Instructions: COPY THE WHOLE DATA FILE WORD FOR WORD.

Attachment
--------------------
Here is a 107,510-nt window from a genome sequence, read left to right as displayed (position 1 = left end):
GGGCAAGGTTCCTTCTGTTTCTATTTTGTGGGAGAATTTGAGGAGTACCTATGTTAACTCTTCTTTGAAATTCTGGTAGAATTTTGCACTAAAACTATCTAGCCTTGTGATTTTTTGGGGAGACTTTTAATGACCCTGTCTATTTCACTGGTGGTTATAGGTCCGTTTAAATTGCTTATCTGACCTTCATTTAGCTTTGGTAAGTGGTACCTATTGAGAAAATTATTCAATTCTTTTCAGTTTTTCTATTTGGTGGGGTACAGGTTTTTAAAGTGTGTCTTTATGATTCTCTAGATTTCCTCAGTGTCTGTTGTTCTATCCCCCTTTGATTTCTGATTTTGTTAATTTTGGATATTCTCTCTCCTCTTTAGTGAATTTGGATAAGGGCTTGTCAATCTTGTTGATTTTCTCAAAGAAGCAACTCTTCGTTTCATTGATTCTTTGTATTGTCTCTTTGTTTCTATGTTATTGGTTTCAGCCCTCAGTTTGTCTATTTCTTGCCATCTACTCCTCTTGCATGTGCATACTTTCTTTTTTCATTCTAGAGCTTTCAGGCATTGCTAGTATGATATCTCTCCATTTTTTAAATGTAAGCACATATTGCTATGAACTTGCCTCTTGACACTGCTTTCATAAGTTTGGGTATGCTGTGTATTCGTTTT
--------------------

Here is a 107,510-nt window from a genome sequence, read left to right as displayed (position 1 = left end):
GGGCAAGGTTCCTTCTGTTTCTATTTTGTGGGAGAATTTGAGGAGTACCTATGTTAACTCTTCTTTGAAATTCTGGTAGAATTTTGCACTAAAACTATCTAGCCTTGTGATTTTTTGGGGAGACTTTTAATGACCCTGTCTATTTCACTGGTGGTTATAGGTCCGTTTAAATTGCTTATCTGACCTTCATTTAGCTTTGGTAAGTGGTACCTATTGAGAAAATTATTCAATTCTTTTCAGTTTTTCTATTTGGTGGGGTACAGGTTTTTAAAGTGTGTCTTTATGATTCTCTAGATTTCCTCAGTGTCTGTTGTTCTATCCCCCTTTGATTTCTGATTTTGTTAATTTTGGATATTCTCTCTCCTCTTTAGTGAATTTGGATAAGGGCTTGTCAATCTTGTTGATTTTCTCAAAGAAGCAACTCTTCGTTTCATTGATTCTTTGTATTGTCTCTTTGTTTCTATGTTATTGGTTTCAGCCCTCAGTTTGTCTATTTCTTGCCATCTACTCCTCTTGCATGTGCATACTTTCTTTTTTCATTCTAGAGCTTTCAGGCATTGCTAGTATGATATCTCTCCATTTTTTAAATGTAAGCACATATTGCTATGAACTTGCCTCTTGACACTGCTTTCATAAGTTTGGGTATGCTGTGTATTCGTTTT